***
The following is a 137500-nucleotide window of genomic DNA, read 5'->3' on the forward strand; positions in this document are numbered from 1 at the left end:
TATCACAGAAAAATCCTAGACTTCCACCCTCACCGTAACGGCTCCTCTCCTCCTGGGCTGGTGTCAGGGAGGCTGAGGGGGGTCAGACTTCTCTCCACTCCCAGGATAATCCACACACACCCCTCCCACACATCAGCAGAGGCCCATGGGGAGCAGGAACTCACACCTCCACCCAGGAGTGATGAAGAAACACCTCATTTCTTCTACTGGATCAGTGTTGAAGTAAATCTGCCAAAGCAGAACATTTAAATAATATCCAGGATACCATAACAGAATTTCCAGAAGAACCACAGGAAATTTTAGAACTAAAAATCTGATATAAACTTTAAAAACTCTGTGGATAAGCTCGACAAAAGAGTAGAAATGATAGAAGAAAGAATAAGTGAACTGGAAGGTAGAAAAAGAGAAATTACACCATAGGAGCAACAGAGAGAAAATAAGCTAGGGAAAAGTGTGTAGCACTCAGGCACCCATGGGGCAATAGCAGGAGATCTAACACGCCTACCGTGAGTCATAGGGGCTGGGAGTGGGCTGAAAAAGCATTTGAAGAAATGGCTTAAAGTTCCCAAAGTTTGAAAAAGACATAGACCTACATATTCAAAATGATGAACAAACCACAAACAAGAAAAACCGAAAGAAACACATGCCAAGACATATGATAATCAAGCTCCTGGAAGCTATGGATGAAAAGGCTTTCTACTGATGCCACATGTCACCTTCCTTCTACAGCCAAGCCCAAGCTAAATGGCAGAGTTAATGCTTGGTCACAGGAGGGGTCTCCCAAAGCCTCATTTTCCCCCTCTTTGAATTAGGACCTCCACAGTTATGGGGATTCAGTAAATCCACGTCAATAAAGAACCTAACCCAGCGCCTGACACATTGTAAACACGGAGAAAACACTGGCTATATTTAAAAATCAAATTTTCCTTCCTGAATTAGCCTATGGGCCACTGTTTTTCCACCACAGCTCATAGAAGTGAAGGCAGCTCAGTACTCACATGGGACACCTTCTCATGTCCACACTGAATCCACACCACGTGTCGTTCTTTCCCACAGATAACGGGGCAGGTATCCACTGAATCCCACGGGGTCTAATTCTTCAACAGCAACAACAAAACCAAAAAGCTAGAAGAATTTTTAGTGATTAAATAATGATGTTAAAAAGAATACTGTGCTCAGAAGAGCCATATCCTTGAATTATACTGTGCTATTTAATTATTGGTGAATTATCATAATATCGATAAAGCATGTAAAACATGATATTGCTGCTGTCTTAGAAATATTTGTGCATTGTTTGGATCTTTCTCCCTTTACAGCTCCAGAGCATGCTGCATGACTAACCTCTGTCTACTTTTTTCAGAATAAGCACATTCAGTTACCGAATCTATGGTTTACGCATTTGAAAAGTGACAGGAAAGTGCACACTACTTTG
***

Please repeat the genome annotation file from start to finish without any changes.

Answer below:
The following is a 137500-nucleotide window of genomic DNA, read 5'->3' on the forward strand; positions in this document are numbered from 1 at the left end:
TATCACAGAAAAATCCTAGACTTCCACCCTCACCGTAACGGCTCCTCTCCTCCTGGGCTGGTGTCAGGGAGGCTGAGGGGGGTCAGACTTCTCTCCACTCCCAGGATAATCCACACACACCCCTCCCACACATCAGCAGAGGCCCATGGGGAGCAGGAACTCACACCTCCACCCAGGAGTGATGAAGAAACACCTCATTTCTTCTACTGGATCAGTGTTGAAGTAAATCTGCCAAAGCAGAACATTTAAATAATATCCAGGATACCATAACAGAATTTCCAGAAGAACCACAGGAAATTTTAGAACTAAAAATCTGATATAAACTTTAAAAACTCTGTGGATAAGCTCGACAAAAGAGTAGAAATGATAGAAGAAAGAATAAGTGAACTGGAAGGTAGAAAAAGAGAAATTACACCATAGGAGCAACAGAGAGAAAATAAGCTAGGGAAAAGTGTGTAGCACTCAGGCACCCATGGGGCAATAGCAGGAGATCTAACACGCCTACCGTGAGTCATAGGGGCTGGGAGTGGGCTGAAAAAGCATTTGAAGAAATGGCTTAAAGTTCCCAAAGTTTGAAAAAGACATAGACCTACATATTCAAAATGATGAACAAACCACAAACAAGAAAAACCGAAAGAAACACATGCCAAGACATATGATAATCAAGCTCCTGGAAGCTATGGATGAAAAGGCTTTCTACTGATGCCACATGTCACCTTCCTTCTACAGCCAAGCCCAAGCTAAATGGCAGAGTTAATGCTTGGTCACAGGAGGGGTCTCCCAAAGCCTCATTTTCCCCCTCTTTGAATTAGGACCTCCACAGTTATGGGGATTCAGTAAATCCACGTCAATAAAGAACCTAACCCAGCGCCTGACACATTGTAAACACGGAGAAAACACTGGCTATATTTAAAAATCAAATTTTCCTTCCTGAATTAGCCTATGGGCCACTGTTTTTCCACCACAGCTCATAGAAGTGAAGGCAGCTCAGTACTCACATGGGACACCTTCTCATGTCCACACTGAATCCACACCACGTGTCGTTCTTTCCCACAGATAACGGGGCAGGTATCCACTGAATCCCACGGGGTCTAATTCTTCAACAGCAACAACAAAACCAAAAAGCTAGAAGAATTTTTAGTGATTAAATAATGATGTTAAAAAGAATACTGTGCTCAGAAGAGCCATATCCTTGAATTATACTGTGCTATTTAATTATTGGTGAATTATCATAATATCGATAAAGCATGTAAAACATGATATTGCTGCTGTCTTAGAAATATTTGTGCATTGTTTGGATCTTTCTCCCTTTACAGCTCCAGAGCATGCTGCATGACTAACCTCTGTCTACTTTTTTCAGAATAAGCACATTCAGTTACCGAATCTATGGTTTACGCATTTGAAAAGTGACAGGAAAGTGCACACTACTTTG